d to reduce risk to our long-

    SIS studys affordabilitygest the trade-offs betweenorce structure that must be

    made under currentbudget constraints. Forexample, CSIS esti-mates that the cost ofmodernizing thecurrent 1.37 million-

    require significant further cuts in the size ofU.S. armed forces. According to CSIS, ashift in resources that would up the rate ofmodernized equipment to 76 percent not afigure specified by the NDP but one notinconsistent with that general approach would require reducing the total strength ofU.S. forces to just 1 million, again assuming3 percent of GDP were devoted to defensespending. Thus, at current spending levelsthe Pentagon must choose between forcestructure and modernization.

    When it is recalled that a projection ofdefense spending levels at 3 percent of GDPrepresents the most optimistic assumptionabout current Pentagon plans, the horns ofthis dilemma appear sharper still: at theselevels, U.S. forces soon will be too old ortoo small. Following the administrationslive for today path will ensure that, insome future high-intensity war, U.S. forceswill lack the cutting-edge technologies thatthey have come to rely on. Following theNDPs prepare for tomorrow path, U.S.forces will lack the manpower needed toconduct their current missions. From con-stabulary duties to the conduct of majorIf defensespendingremains atcurrent

    that could be useterm security.

    Again, the Cassessments sugmanpower and f72

    levels, U.S.forces willsoon be tooold or toosmall.

    man force wouldrequire procurementspending of $164billion per year. Whilewe might not agreewith every aspect of themethodology under-

    lying this calculation, the larger point isclear: if defense spending remains at currentlevels, as current plans under the QDRassume, the Pentagon would only be able tomodernize a little more than half the force.Under this scenario, U.S. armed forceswould become increasingly obsolescent,expensive to operate and outclassed on thebattlefield. As the report concludes, U.S.military forces will lose their credibility bothat home and abroad regarding their size, age,and technological capabilities for carryingout the national military strategy.Conversely, adopting the National DefensePanel approach of accepting greater risktoday while preparing for the future would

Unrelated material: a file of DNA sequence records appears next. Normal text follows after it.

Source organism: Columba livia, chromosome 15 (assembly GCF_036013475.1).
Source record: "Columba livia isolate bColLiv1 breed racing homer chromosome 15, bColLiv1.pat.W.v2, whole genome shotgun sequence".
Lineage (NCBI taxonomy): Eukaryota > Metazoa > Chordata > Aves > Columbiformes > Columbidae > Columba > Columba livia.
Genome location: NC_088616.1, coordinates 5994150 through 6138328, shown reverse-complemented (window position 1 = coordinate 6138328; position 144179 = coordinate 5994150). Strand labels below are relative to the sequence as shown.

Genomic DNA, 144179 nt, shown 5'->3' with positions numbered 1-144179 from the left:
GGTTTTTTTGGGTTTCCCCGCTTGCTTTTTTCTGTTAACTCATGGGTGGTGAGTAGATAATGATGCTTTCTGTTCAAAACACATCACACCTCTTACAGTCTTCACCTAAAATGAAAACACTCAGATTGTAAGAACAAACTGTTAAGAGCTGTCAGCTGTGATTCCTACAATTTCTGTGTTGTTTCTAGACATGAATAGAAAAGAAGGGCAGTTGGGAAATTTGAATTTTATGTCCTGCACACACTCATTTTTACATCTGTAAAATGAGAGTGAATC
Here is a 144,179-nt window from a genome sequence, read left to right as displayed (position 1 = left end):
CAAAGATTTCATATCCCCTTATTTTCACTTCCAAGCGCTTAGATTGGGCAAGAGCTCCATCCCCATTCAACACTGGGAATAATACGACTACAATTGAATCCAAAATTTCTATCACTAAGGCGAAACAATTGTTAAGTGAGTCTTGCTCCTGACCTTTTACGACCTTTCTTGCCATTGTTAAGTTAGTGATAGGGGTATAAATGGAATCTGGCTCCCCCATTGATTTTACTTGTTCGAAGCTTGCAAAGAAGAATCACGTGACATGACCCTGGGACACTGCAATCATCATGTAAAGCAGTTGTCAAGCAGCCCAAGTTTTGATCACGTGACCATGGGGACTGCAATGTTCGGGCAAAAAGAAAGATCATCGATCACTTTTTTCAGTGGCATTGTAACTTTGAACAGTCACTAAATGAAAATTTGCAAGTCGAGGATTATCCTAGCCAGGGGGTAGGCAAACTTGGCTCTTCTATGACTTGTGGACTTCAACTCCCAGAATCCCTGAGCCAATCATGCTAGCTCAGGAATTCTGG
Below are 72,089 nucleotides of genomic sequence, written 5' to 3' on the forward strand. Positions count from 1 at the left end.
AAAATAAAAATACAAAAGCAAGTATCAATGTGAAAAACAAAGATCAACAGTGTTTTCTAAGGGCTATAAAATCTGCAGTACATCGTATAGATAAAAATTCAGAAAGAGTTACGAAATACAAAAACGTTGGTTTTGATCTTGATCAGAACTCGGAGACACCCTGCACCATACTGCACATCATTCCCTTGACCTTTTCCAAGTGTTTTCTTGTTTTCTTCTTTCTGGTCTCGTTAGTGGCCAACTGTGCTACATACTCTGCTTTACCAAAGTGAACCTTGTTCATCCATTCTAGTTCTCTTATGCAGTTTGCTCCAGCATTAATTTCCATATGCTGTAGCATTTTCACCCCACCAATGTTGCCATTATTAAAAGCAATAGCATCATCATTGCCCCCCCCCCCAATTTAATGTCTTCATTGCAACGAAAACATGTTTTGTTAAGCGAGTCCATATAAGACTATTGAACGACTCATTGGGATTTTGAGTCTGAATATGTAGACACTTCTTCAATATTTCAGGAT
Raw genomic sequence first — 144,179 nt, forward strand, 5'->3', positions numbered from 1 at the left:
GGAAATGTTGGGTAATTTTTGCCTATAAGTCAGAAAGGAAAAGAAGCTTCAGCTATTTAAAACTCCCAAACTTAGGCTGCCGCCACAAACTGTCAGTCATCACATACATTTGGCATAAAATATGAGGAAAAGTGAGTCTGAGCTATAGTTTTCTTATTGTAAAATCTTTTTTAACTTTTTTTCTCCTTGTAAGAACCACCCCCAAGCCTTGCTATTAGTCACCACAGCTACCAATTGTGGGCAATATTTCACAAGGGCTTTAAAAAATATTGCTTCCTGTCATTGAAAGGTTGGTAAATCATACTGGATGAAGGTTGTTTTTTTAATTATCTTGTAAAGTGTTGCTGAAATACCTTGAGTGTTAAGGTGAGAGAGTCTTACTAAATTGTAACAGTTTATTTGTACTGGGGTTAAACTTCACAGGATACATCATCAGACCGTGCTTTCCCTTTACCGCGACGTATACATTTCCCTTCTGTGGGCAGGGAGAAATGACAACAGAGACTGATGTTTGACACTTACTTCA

theater wars, the ability to defend currentU.S. security interests will be placed atgrowing risk.

    In a larger sense, these two approachesdiffer merely about the nature and timing ofa strategy of American retreat. By commit-ting forces to the Balkans, maintaining U.S.presence in the Persian Gulf, and by respon-ding to Chinese threats to Taiwan and send-ing peacekeepers to East Timor, the ClintonAdministration has, haltingly, incrementallyand often fecklessly, taken some of thenecessary steps for strengthening the newAmerican security perimeter. But byholding defense spending and militarystrength to their current levels, theadministration has compromised the nationsability to fight large-scale wars today andconsumed the investments that ought to havebeen made to preserve American militarypreeminence tomorrow. The reckoning for

  • Rebuilding Americas Defenses: Strategy, Forces and Resources for a New Century

    The Procurement Holiday The Procurement Holiday The Procurement Holiday The Procurement Holiday Living Off the Investments of the Reagan Years

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    such a strategy will come when U.S. forcesare unable to meet the demands placed uponthem. This may happen when they take onone mission too many if, say, NATOsrole in the Balkans expands, or U.S troopsenforce a demilitarized zone on the GolanHeights and a major theater war breaksout. Or, it may happen when two majortheater wars occur nearly simultaneously.Or it may happen when a new great power a rising China seeks to challengeAmerican interests and allies in an importantregion.

    By contrast, a strategy that sacrificesforce structure and current readiness forfuture transformation will leave Americanarmed forces unable to meet todaysmissions and commitments. Since todayspeace is the unique product of Americanpreeminence, a failure to preserve thatpreeminence allows others an opportunity toshape the world in ways antithetical toAmerican interests and principles. The priceof American preeminence is that, just as itwas actively obtained, it must be actively

    maintained. But as service chiefs and othersenior military leaders readily admit, todaysforces are barely adequate to maintain therotation of units to the myriad peacekeepingand other constabulary duties they facewhile keeping adequate forces for a singlemajor theater war in reserve.